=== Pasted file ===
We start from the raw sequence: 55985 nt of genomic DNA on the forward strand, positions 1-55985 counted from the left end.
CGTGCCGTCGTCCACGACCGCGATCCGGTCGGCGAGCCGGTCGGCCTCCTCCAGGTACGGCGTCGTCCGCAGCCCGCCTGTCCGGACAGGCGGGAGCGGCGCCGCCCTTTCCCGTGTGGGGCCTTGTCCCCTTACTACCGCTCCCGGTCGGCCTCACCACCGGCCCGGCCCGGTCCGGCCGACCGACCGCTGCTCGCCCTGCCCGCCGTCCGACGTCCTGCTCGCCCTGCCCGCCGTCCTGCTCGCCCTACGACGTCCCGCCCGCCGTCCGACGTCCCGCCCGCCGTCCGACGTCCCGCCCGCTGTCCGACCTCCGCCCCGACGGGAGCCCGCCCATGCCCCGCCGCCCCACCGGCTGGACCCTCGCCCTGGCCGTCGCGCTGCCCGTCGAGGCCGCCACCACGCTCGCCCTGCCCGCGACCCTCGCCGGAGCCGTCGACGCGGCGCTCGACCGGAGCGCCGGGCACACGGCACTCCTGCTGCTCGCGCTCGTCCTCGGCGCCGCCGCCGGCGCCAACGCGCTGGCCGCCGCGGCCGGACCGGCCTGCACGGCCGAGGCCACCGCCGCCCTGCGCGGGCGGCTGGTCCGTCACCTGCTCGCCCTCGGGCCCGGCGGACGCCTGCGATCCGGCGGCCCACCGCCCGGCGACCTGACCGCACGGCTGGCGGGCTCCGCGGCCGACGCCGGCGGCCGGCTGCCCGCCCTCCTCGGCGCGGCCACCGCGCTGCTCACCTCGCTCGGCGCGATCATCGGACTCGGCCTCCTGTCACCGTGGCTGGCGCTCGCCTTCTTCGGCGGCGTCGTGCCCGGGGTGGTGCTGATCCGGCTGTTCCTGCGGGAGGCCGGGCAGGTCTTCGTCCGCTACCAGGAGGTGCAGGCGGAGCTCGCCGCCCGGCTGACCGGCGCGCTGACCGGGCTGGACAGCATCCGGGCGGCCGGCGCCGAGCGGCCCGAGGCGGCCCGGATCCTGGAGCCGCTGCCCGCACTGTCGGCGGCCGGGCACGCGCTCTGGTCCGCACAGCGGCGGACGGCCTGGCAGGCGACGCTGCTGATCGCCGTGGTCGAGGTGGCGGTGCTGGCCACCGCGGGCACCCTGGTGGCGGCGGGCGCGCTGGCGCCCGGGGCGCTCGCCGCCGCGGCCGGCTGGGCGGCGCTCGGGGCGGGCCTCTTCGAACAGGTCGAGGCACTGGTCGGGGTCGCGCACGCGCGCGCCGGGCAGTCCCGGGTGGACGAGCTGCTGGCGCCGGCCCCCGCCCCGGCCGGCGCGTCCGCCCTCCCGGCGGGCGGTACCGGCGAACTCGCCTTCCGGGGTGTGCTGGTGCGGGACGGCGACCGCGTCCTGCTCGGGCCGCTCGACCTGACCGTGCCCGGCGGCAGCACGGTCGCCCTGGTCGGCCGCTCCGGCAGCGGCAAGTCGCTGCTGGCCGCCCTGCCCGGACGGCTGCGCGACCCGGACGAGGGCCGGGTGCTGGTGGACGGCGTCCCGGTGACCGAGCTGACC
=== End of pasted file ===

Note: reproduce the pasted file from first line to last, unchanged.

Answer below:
We start from the raw sequence: 55985 nt of genomic DNA on the forward strand, positions 1-55985 counted from the left end.
CGTGCCGTCGTCCACGACCGCGATCCGGTCGGCGAGCCGGTCGGCCTCCTCCAGGTACGGCGTCGTCCGCAGCCCGCCTGTCCGGACAGGCGGGAGCGGCGCCGCCCTTTCCCGTGTGGGGCCTTGTCCCCTTACTACCGCTCCCGGTCGGCCTCACCACCGGCCCGGCCCGGTCCGGCCGACCGACCGCTGCTCGCCCTGCCCGCCGTCCGACGTCCTGCTCGCCCTGCCCGCCGTCCTGCTCGCCCTACGACGTCCCGCCCGCCGTCCGACGTCCCGCCCGCCGTCCGACGTCCCGCCCGCTGTCCGACCTCCGCCCCGACGGGAGCCCGCCCATGCCCCGCCGCCCCACCGGCTGGACCCTCGCCCTGGCCGTCGCGCTGCCCGTCGAGGCCGCCACCACGCTCGCCCTGCCCGCGACCCTCGCCGGAGCCGTCGACGCGGCGCTCGACCGGAGCGCCGGGCACACGGCACTCCTGCTGCTCGCGCTCGTCCTCGGCGCCGCCGCCGGCGCCAACGCGCTGGCCGCCGCGGCCGGACCGGCCTGCACGGCCGAGGCCACCGCCGCCCTGCGCGGGCGGCTGGTCCGTCACCTGCTCGCCCTCGGGCCCGGCGGACGCCTGCGATCCGGCGGCCCACCGCCCGGCGACCTGACCGCACGGCTGGCGGGCTCCGCGGCCGACGCCGGCGGCCGGCTGCCCGCCCTCCTCGGCGCGGCCACCGCGCTGCTCACCTCGCTCGGCGCGATCATCGGACTCGGCCTCCTGTCACCGTGGCTGGCGCTCGCCTTCTTCGGCGGCGTCGTGCCCGGGGTGGTGCTGATCCGGCTGTTCCTGCGGGAGGCCGGGCAGGTCTTCGTCCGCTACCAGGAGGTGCAGGCGGAGCTCGCCGCCCGGCTGACCGGCGCGCTGACCGGGCTGGACAGCATCCGGGCGGCCGGCGCCGAGCGGCCCGAGGCGGCCCGGATCCTGGAGCCGCTGCCCGCACTGTCGGCGGCCGGGCACGCGCTCTGGTCCGCACAGCGGCGGACGGCCTGGCAGGCGACGCTGCTGATCGCCGTGGTCGAGGTGGCGGTGCTGGCCACCGCGGGCACCCTGGTGGCGGCGGGCGCGCTGGCGCCCGGGGCGCTCGCCGCCGCGGCCGGCTGGGCGGCGCTCGGGGCGGGCCTCTTCGAACAGGTCGAGGCACTGGTCGGGGTCGCGCACGCGCGCGCCGGGCAGTCCCGGGTGGACGAGCTGCTGGCGCCGGCCCCCGCCCCGGCCGGCGCGTCCGCCCTCCCGGCGGGCGGTACCGGCGAACTCGCCTTCCGGGGTGTGCTGGTGCGGGACGGCGACCGCGTCCTGCTCGGGCCGCTCGACCTGACCGTGCCCGGCGGCAGCACGGTCGCCCTGGTCGGCCGCTCCGGCAGCGGCAAGTCGCTGCTGGCCGCCCTGCCCGGACGGCTGCGCGACCCGGACGAGGGCCGGGTGCTGGTGGACGGCGTCCCGGTGACCGAGCTGACC